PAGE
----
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Guesthouse owner: Are you a technophobe or a digital diva?

Written by  Staff
| in Toerisme
| November 20, 2015

Clearly positioning your guest establishment is vital as this often determines the expectations and consequent  satisfaction of your guests.

Think of a couple booking your honeymoon suite only to find absolutely no special or romantic element in the room, with single beds pushed together and no chance of privacy.

Similarly, business travellers simply expect to be able to use their various technological apparatus in the comfort of their rooms. If you have guest accommodation on your farm, you might still have an excuse for not offering connectivity, but “carefully think what character you want your establishment to portray, and then go all out and offer your guests even more than they expect,” says Marius Stols, lecturer at The Private Hotel School in Stellenbosch.


In today’s society, technology is an integrated part of life - sometimes even more so for social reasons than for business purposes. Most of your guests will by now be fluent on at least Facebook and Instagram and we all know the value of word of mouth. How you respond to your guests’ needs when it comes to technology will be an indicator of the type of guest you are catering to.

If connectivity is still a far-off dream on your farm, market your guesthouse for its digital detox properties and consider taking it further still, with no television sets in the rooms. On the flip side of the coin, a recent study by hotels.com showed that the two amenities travellers want to see become standard at all hotels are complimentary breakfast and … yes, Wi-Fi. In South Africa we still find that even some large hotel chains or guesthouses have limited connectivity - like in lobbies or small business centres - or charge for Wi-Fi vouchers. 

If you thrive on technology, go the extra mile like Room Mate Hotels, headquartered in Spain. Guests staying at any of their properties throughout Europe and the Americas do not only have access to free Wi-Fi while at the hotel, but throughout the entire destination city. This is made possible by giving the guests a complimentary mobile router.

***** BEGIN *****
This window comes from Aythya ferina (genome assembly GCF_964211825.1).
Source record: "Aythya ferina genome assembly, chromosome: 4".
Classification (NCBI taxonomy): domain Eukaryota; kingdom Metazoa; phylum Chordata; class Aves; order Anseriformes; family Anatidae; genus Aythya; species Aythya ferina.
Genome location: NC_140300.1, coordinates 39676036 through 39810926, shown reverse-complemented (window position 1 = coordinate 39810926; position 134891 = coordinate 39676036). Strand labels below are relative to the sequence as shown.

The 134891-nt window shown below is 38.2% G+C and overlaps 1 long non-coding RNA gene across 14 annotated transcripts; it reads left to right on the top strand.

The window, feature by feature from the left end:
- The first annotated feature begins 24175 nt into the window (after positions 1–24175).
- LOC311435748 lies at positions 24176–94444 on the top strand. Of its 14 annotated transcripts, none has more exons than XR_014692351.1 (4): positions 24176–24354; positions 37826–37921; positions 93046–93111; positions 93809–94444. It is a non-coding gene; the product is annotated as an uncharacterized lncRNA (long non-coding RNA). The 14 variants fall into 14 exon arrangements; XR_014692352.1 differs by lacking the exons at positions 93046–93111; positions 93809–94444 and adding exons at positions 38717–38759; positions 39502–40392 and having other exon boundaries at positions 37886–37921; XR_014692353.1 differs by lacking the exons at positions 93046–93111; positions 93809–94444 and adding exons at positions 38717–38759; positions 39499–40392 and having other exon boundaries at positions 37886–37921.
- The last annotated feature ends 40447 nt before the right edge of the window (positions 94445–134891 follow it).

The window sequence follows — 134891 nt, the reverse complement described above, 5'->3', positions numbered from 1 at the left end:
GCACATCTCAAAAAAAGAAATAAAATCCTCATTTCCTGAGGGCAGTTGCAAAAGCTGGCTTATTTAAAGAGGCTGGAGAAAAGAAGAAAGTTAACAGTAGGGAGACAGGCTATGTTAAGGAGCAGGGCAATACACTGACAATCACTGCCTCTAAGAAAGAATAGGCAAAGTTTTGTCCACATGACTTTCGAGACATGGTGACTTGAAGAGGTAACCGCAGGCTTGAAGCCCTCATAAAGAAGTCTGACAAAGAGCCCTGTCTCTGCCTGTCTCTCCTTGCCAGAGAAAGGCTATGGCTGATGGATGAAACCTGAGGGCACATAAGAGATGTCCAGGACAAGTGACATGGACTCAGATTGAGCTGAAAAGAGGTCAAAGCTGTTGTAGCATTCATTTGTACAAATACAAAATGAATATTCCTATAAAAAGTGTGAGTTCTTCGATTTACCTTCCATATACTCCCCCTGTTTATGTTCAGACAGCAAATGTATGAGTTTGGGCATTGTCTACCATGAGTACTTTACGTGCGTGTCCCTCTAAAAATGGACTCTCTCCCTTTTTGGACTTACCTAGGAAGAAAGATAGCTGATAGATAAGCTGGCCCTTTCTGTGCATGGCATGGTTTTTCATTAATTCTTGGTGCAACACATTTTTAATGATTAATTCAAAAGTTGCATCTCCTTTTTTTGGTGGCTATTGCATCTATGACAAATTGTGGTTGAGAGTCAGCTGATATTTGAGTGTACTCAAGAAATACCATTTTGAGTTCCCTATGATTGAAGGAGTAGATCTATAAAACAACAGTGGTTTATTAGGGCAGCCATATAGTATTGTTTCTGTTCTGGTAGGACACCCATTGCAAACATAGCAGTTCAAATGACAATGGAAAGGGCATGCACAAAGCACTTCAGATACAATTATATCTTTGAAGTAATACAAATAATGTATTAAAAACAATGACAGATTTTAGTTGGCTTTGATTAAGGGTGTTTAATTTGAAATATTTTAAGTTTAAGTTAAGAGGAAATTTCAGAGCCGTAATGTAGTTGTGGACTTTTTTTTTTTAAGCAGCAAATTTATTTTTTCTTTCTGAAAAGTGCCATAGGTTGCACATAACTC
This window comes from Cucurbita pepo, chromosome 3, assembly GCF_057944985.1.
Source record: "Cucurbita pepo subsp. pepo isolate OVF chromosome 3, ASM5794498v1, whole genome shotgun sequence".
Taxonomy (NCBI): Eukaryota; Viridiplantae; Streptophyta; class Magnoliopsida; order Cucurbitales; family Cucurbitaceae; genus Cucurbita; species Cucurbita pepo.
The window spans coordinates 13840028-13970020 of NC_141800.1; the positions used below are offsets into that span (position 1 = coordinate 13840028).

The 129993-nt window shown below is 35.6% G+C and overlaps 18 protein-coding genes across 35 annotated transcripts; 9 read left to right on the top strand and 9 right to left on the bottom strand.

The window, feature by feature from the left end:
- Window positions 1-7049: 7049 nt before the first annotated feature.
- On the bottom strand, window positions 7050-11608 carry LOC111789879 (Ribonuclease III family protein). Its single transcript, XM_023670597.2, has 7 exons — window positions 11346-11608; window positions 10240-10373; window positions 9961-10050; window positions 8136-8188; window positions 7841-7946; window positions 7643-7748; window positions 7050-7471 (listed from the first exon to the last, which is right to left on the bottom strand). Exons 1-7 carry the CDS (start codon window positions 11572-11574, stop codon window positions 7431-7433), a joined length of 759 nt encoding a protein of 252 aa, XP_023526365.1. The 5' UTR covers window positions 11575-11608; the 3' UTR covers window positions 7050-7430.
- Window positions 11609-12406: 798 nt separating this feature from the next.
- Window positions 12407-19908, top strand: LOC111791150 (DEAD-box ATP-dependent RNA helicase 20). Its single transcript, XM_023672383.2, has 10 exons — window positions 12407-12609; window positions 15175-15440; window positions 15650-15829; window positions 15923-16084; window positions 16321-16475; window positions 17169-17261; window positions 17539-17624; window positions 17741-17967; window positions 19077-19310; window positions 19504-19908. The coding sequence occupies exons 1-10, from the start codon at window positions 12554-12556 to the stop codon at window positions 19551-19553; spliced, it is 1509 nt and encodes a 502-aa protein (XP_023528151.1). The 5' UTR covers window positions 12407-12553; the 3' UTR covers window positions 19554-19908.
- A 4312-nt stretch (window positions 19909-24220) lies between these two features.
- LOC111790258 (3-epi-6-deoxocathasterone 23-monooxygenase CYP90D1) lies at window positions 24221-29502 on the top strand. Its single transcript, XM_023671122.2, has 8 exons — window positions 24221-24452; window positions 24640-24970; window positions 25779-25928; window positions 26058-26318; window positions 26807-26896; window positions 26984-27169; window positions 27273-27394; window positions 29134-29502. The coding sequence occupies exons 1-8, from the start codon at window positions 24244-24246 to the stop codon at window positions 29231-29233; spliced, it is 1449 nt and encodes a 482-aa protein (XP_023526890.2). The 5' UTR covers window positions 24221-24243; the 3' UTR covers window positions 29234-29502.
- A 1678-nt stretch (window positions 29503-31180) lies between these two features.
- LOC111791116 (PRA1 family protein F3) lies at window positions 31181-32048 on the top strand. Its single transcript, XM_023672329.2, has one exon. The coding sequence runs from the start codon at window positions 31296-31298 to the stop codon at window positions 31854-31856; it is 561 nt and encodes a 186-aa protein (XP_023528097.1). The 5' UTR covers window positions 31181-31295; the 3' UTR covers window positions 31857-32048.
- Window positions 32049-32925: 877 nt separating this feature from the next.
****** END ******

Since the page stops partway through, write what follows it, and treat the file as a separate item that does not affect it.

The Lanesborough Hotel in London is another prime example of embracing digital. Each room is equipped with a tablet which allows the guest to communicate with the hotel for ordering room service, checking the guest account, even downloading international newspapers. Guests are not restricted to using the tablet, but are able to download an app to their own mobile device that mirrors the functionality of the tablet. Guests will soon be able to use their mobile phones to unlock their rooms, connect to the in-room entertainment systems, and communicate live (via text) with the property.


It is all very well to take technology to its extreme for comfort, but what about personal contact with your guests, you might rightly ask. For some guests a long stoep chat with you about the farm and weather might be part of the package of a farm-stay holiday, but for some anonymity completes the picture of a breakaway from everyday life. There are, however, different ways of drawing guests into a relationship with your establishment.

Conrad Hotels and Resorts, member of the Hilton Worldwide portfolio, is making use of Instagram to drive reservations. When clicking on an Instagram photo of a Conrad property the viewer is directed to their bookings page. Some of the photos that are posted are professionally taken, but many photos are taken by guests who then share their experiences with the Instagram community. Having guests share their experiences via social media is real-time word of mouth, and their pictures literally speak a thousand words.

“There is no one ultimately right answer to how to address guests’ needs in the context of technology.”

“There is no one ultimately right answer to how to address guests’ needs in the context of technology,” says Marius.  “Just realise that tourists’ and travellers’ technology needs do evolve and it is up to you to ensure these needs are met, or to decide that you position yourself differently and then proudly pitch your establishment in that way – offering quite the opposite of connectivity.”